By Aaron Reiss
By Angelica Leicht
By Dianna Wray
By Aaron Reiss
By Camilo Smith
By Craig Malisow
By Jeff Balke
By Angelica Leicht
Take it back: Just about anything you buy has a clear, easy return policy ["Movie Pirates," by Shea Serrano, March 20]. With movies, if you shell out $18 for what turns out to be a pile of doo doo, you are just out $18. I recently went to see In the Valley of Elah and hated it. In addition, the projector cut out three times during the screening, and not so much as an usher came in to say a word to us about it. When I spoke to customer service about this, she rolled her eyes and asked, "So, you're trying to get free passes?" It was as though I was the con artist in this scenario. I said, "Well, you sure as hell had better do something." A few labored sighs later, she gave me two free passes for another movie and free popcorn.
I used those passes on 30 Days of Night, which I thoroughly enjoyed. The popcorn I got was bland and tasteless, though. As I was bringing it back, I looked at the kernels, which were all white with no flavoring. I asked the gentleman behind the counter for a fresh bag. He threw my bag out and went behind the machine to get some fresh popcorn. He got into an argument with the manager. "No," I heard him say, "she didn't eat any of it and it did look unflavored. She should get another bag!" This poor minimum-wage kid was actually battling his manager in order to provide halfway decent customer service. Also, concession prices are too high, and you're not allowed to bring in outside food and drink. The lack of competition is manufactured and unapologetic.
The studios are just as bad. First off, they have been caught red-handed using fictional critics for blurbs in their movie posters. They regularly advertise movies by making them seem completely different from what they actually are, which has given rise to some hilarious YouTube videos, most notably the Top Gun and The Shining trailer re-cuts, but no other good has come of this.
My husband and I paid $18 to see The Matrix 2 and sat through that entire tripe-fest out of sheer curiosity about how the story would resolve, only to discover we would have to do the whole thing all over again. I don't think it would be wrong to purchase a pirated copy of The Matrix 3.
So, we've got our tax dollars going towards stamping out piracy. My money, against my will, is going toward protecting the interests of the movie companies, while none of it is being used to protect my interests. How is that fair?
People say, 'Well, then don't go to the movies.' But I don't see anybody telling the studios to get into a different industry and sell a product that isn't so easily pirated. Why are we responsible if the studios take advantage of us, and responsible again if someone takes advantage of the studios? It makes no sense.
Nor do I buy the argument that piracy affects the workers. The studios decide who will take the hit. It doesn't surprise me that they force the blow on those least capable of handling it, nor does it convince me at all that I should care about that horrible industry.
Online readers weigh in:
Low-down: No matter how you say it, a thief is a thief is a thief. A pirate is nothing but an electronic thief. These are pretty low people. Shame on all of the people who enable them, their buyers.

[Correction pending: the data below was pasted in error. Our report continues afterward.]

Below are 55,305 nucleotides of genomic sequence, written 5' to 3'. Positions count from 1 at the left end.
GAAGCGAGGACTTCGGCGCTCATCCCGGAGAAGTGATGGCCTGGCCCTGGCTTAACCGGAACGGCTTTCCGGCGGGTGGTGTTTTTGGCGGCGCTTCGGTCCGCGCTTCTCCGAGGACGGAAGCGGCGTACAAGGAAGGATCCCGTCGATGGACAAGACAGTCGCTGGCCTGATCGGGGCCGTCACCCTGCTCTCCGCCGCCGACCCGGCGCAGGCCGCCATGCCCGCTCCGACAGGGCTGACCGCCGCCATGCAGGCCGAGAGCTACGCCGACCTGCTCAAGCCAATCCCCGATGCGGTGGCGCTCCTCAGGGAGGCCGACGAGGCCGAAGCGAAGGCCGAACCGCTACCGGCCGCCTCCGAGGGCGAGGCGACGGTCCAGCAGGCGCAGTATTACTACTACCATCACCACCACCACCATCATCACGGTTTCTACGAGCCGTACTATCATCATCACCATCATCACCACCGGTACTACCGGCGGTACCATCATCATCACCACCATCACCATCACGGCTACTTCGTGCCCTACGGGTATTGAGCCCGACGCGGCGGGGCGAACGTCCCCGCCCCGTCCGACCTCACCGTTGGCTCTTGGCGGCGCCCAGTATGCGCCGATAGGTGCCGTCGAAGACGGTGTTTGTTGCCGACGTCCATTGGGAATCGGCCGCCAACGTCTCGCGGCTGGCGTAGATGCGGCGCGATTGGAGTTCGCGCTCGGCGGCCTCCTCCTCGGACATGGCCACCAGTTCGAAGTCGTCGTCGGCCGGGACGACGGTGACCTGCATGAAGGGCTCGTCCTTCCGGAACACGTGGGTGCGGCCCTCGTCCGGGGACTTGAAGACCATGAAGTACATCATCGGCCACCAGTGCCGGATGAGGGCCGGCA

Comment by A
Stop and think: I loved the article. It made me laugh and was informative. I didn't realize the pirating business was that big. I think Brandy and Chris's attitudes pretty much encapsulate how most people who take advantage of the black market feel: "I don't really think about it, and nobody's getting hurt anyway."
The problem I have with the article is that you make people who think pirating should be legal out to be inarticulate, ignorant and unwilling to see the consequences of their actions.
Hollywood needs to stop and think about why bootlegging is so popular. Instead of spending so much effort trying to stop it, or making the punishment more harsh (a tactic which, by their own admission, is failing miserably), studios need to evolve to fit the consumers' needs, making bootlegging obsolete.
Going to the movies has always been the biggest rip-off ever. I always leave $25 poorer, thinking, next time I'll wait until Netflix has it; or, if the movie really sucked, I'll wonder how much Luke (my local bootlegger) would have charged for the DVD.
Once the technology is available, there is no backtracking. The movie industry is never going to be able to stamp out bootlegging and piracy. Instead of spending time and energy trying to convince the public that illegal downloading is bad, the industry needs to focus on how to make movies available to as many people as possible, and a good value.
Comment by Jillian
Robb Walsh named James Beard finalist
Houston Press food writer Robb Walsh has been named a finalist in the prestigious James Beard competition, which honors print and broadcast journalists writing about food, as well as chefs, food and beverage professionals and restaurant architects and designers.
Walsh is a finalist for "Guess Who's Making Your Dinner?" a feature about local famed restaurateur Hugo Ortega and his immigrant background. The story was entered in the category of Newspaper Feature Writing About Restaurants and/or Chefs.
First-place winners will be announced in early June.